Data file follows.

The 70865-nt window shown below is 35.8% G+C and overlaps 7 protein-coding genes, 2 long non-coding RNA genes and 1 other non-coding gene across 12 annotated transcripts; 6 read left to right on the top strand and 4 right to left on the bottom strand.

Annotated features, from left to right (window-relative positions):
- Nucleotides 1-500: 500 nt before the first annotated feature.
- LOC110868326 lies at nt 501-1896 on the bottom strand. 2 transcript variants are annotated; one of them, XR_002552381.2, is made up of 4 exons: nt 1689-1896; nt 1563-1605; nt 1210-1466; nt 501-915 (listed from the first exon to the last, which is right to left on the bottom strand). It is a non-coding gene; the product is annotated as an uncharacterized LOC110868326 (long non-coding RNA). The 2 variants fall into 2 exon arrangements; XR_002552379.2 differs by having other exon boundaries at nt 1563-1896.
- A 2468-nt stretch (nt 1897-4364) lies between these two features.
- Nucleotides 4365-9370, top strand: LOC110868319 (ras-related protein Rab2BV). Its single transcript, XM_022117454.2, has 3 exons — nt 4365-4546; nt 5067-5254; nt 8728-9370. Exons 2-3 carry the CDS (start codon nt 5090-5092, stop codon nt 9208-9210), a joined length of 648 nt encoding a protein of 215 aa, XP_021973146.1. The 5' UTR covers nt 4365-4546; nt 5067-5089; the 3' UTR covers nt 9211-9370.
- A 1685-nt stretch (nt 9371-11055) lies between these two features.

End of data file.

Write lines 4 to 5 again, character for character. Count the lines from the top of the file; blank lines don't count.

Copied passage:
- LOC110868326 lies at nt 501-1896 on the bottom strand. 2 transcript variants are annotated; one of them, XR_002552381.2, is made up of 4 exons: nt 1689-1896; nt 1563-1605; nt 1210-1466; nt 501-915 (listed from the first exon to the last, which is right to left on the bottom strand). It is a non-coding gene; the product is annotated as an uncharacterized LOC110868326 (long non-coding RNA). The 2 variants fall into 2 exon arrangements; XR_002552379.2 differs by having other exon boundaries at nt 1563-1896.
- A 2468-nt stretch (nt 1897-4364) lies between these two features.